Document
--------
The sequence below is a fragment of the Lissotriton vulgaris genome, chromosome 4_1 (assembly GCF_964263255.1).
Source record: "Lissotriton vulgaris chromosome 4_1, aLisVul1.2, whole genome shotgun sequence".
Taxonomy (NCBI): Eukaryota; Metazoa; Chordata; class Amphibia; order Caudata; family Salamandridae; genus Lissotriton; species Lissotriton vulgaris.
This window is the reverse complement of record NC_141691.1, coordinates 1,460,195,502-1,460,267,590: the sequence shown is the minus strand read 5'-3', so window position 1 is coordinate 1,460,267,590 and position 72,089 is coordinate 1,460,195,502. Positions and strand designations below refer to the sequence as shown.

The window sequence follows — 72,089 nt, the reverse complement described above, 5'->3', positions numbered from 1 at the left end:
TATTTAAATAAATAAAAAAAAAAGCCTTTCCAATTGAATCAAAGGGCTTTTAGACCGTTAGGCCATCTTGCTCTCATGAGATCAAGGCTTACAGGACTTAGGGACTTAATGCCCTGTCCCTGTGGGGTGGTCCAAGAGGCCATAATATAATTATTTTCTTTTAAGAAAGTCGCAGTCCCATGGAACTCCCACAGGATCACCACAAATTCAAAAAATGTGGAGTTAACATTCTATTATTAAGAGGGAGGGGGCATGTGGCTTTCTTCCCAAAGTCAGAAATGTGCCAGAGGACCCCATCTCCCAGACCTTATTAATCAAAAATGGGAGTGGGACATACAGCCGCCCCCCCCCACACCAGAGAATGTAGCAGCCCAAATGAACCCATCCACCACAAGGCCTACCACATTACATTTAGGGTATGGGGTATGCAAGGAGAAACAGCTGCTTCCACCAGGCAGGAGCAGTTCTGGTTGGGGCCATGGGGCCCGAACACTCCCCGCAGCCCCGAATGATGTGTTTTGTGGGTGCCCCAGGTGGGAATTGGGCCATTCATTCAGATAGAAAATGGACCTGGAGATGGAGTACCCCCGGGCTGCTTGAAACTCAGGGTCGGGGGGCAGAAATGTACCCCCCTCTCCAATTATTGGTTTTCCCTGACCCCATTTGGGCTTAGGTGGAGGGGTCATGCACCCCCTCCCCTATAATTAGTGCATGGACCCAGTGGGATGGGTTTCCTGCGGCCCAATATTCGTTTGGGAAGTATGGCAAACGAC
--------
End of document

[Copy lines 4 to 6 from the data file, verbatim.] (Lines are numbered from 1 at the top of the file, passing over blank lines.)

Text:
This window is the reverse complement of record NC_141691.1, coordinates 1,460,195,502-1,460,267,590: the sequence shown is the minus strand read 5'-3', so window position 1 is coordinate 1,460,267,590 and position 72,089 is coordinate 1,460,195,502. Positions and strand designations below refer to the sequence as shown.

The window sequence follows — 72,089 nt, the reverse complement described above, 5'->3', positions numbered from 1 at the left end:
TATTTAAATAAATAAAAAAAAAAGCCTTTCCAATTGAATCAAAGGGCTTTTAGACCGTTAGGCCATCTTGCTCTCATGAGATCAAGGCTTACAGGACTTAGGGACTTAATGCCCTGTCCCTGTGGGGTGGTCCAAGAGGCCATAATATAATTATTTTCTTTTAAGAAAGTCGCAGTCCCATGGAACTCCCACAGGATCACCACAAATTCAAAAAATGTGGAGTTAACATTCTATTATTAAGAGGGAGGGGGCATGTGGCTTTCTTCCCAAAGTCAGAAATGTGCCAGAGGACCCCATCTCCCAGACCTTATTAATCAAAAATGGGAGTGGGACATACAGCCGCCCCCCCCCACACCAGAGAATGTAGCAGCCCAAATGAACCCATCCACCACAAGGCCTACCACATTACATTTAGGGTATGGGGTATGCAAGGAGAAACAGCTGCTTCCACCAGGCAGGAGCAGTTCTGGTTGGGGCCATGGGGCCCGAACACTCCCCGCAGCCCCGAATGATGTGTTTTGTGGGTGCCCCAGGTGGGAATTGGGCCATTCATTCAGATAGAAAATGGACCTGGAGATGGAGTACCCCCGGGCTGCTTGAAACTCAGGGTCGGGGGGCAGAAATGTACCCCCCTCTCCAATTATTGGTTTTCCCTGACCCCATTTGGGCTTAGGTGGAGGGGTCATGCACCCCCTCCCCTATAATTAGTGCATGGACCCAGTGGGATGGGTTTCCTGCGGCCCAATATTCGTTTGGGAAGTATGGCAAACGAC